AUGUSTA — A first-time political candidate who’s critical of state spending cuts hopes to unseat Sen. Roger Katz in the race for Senate District 24.
Democrat Penny Plourde of Vassalboro is challenging Katz, a Republican, in a central Maine match-up.
Plourde, 58, is a retired state worker who spent 25 years at the Department of Transportation before moving over to the Department of Labor, where she was the division director of the vocational rehabilitation program. After retirement, she decided to make a bid for politics after seeing the cuts to social services that were part of the state budget.
“People outside the corridor of the State House are generally dismayed by, not just the cuts, but the effect of the cuts that took place,” she said.
In particular, she said reductions in state funding for Head Start and cuts to a program that helps the elderly pay for their prescription drugs hurt the people who most need a state safety net.
“I am not opposed to looking at a very small sales tax increase (if programs need more funding),” she said.
Her opponent, Katz, was one of the Republican members of the Appropriations Committee who negotiated several state budgets over the last two years. He said cuts to welfare spending were necessary because those expenses were beginning to “crowd out” money needed for local schools, higher education and roads and bridges.
“It’s not easy to make difficult decisions, but we had the third highest percentage of our population on MaineCare,” he said. “It eats up a growing percentage of our state budget.”
He said he would not support raising the sales tax to pay for services, noting that “people are struggling enough with their bills as it is.”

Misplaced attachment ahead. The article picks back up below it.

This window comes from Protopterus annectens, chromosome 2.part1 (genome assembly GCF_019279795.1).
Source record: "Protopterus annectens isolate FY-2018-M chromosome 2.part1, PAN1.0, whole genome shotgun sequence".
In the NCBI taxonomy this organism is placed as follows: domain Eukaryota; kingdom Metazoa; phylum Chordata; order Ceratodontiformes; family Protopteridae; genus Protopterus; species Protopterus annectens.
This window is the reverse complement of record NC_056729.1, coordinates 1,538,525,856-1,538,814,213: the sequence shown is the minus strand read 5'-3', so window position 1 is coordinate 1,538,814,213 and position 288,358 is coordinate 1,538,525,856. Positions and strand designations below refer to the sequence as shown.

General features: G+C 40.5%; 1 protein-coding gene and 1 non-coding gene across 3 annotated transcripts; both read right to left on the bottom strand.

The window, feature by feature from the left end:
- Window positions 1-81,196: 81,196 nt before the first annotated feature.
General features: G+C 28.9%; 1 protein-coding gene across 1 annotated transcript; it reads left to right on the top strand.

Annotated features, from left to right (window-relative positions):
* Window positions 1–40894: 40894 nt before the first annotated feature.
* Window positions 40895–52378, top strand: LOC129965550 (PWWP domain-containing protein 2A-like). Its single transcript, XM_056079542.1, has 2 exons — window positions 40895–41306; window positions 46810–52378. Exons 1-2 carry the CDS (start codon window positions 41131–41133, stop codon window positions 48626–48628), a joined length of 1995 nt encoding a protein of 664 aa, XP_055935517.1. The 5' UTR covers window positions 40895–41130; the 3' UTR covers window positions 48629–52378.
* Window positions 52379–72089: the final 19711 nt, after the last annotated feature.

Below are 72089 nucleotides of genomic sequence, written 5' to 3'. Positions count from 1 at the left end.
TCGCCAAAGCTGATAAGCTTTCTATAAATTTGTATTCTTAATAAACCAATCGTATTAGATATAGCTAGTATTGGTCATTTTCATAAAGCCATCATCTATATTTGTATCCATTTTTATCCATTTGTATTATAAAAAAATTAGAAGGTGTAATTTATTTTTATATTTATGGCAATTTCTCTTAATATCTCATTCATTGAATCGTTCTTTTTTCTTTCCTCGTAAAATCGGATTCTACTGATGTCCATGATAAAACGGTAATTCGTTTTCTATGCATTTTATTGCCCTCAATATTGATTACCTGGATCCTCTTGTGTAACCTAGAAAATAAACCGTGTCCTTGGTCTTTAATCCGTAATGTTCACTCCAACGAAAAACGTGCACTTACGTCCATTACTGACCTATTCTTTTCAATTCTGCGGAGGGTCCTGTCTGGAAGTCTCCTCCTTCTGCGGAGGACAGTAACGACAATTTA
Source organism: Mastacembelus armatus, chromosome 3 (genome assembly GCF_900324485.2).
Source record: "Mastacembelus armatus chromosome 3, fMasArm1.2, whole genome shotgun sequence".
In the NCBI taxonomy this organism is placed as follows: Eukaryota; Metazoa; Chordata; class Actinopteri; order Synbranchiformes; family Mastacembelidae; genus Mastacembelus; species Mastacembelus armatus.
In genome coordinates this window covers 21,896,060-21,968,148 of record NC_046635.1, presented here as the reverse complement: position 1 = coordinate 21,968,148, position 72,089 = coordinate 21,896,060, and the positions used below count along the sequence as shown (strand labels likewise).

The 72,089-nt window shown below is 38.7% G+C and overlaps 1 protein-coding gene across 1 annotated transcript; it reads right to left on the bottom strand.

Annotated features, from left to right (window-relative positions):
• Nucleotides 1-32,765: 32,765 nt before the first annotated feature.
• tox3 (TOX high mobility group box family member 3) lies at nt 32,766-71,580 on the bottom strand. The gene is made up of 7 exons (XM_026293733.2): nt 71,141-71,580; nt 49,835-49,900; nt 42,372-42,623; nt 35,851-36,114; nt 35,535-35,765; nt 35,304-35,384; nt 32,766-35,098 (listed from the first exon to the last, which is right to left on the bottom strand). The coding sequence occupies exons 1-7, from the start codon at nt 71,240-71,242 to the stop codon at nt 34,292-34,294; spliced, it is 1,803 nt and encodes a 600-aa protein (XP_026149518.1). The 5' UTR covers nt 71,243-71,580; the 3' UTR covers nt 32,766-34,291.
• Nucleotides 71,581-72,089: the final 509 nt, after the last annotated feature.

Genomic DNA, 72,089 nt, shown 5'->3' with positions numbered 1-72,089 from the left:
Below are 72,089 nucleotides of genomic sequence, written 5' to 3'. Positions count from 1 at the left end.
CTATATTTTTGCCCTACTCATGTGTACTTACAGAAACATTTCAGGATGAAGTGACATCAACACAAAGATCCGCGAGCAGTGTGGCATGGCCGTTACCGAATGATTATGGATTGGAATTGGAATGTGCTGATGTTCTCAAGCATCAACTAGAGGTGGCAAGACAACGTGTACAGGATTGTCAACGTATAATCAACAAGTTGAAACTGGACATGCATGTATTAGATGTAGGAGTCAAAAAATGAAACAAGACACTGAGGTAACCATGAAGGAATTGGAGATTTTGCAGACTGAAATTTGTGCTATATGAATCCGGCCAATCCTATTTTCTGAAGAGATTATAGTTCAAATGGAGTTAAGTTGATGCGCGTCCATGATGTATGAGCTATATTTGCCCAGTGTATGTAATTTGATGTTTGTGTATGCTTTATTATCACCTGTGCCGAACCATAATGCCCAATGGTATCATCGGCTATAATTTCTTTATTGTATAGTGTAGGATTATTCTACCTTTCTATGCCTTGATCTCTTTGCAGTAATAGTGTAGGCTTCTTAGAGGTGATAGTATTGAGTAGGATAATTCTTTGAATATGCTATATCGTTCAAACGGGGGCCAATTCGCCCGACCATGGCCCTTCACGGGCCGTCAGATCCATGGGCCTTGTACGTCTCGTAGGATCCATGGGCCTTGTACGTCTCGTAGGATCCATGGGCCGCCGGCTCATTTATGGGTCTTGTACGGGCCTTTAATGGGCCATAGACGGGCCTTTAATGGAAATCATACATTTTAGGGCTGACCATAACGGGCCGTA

Katz, 63, is a 1967 graduate of Cony High School, and a Havard graduate who got his law degree from Boston University. He’s been practicing law in Augusta since 1977 and served as city mayor from 2006 to 2010.
The Senate District 24 race is one of 35 state Senate contests statewide. All seats are up for grabs this year, and Republicans are hoping to maintain control of the House and Senate after taking over two years ago. Katz is considered a top prospect to serve as Senate president if Republicans maintain control.
Katz said Republicans put in place lower income tax rates, and worked to reduce regulations on businesses. He also served as chairman of the Government Oversight Committee, which played a key role in rooting out questionable spending practices by former Maine Turnpike Authority Executive Director Paul Violette. Violette pleaded guilty earlier this year to stealing between $150,000 and $230,000 in credit card purchases and gift cards, and was sentenced to serve 3 1/2 years in prison.
As a state senator, Katz said he made decisions on legislation based on whether he thought it would improve the jobs climate in the state.
“I think we are doing some good work in right-sizing government and trying to make Maine a more job-friendly place,” he said.
Plourde said the state needs to maximize federal money to help pay for programs and set up a dedicated account at the Department of Health and Human Services to help those “who are in exceptional need.”
Plourde said her efforts to campaign were hampered in July following a car accident in which she broke her shoulder. Instead of going door to door, she’s relying more on letters, phone calls, mailers, her website and volunteers to spread the word about her campaign. She said she’ll be healed by November, which will give her time to get geared up for the new legislative session that will begin in December.
“I know what it’s like to be a worker who lives paycheck to paycheck,” she said. “I know what it’s like to earn an income that is needed everyday.”
Plourde is a 1972 graduate of Fort Kent High School who has lived in central Maine for more than 30 years. Now a Vassalboro resident, she lived in Augusta for 28 years.
As a member of the Appropriations Committee, Katz helped to craft reforms to the state pension system that froze cost of living increases, capped the amount of future increases and limited the amount of income that can be considered when awarding pension benefits. With thousands of state workers living in his district, Katz said he tried to offer moderate solutions to the problem of pension debt. The changes adopted by the Legislature cut $1.7 billion from the state’s pension liability.
Looking forward, Katz said he will be keeping a close eye on proposals to bring natural gas to central Maine.
“The single biggest impact we can have on the central Maine economy is to make sure we get that natural gas pipeline built in Augusta and up to Madison,” he said.
Susan Cover — 621-5643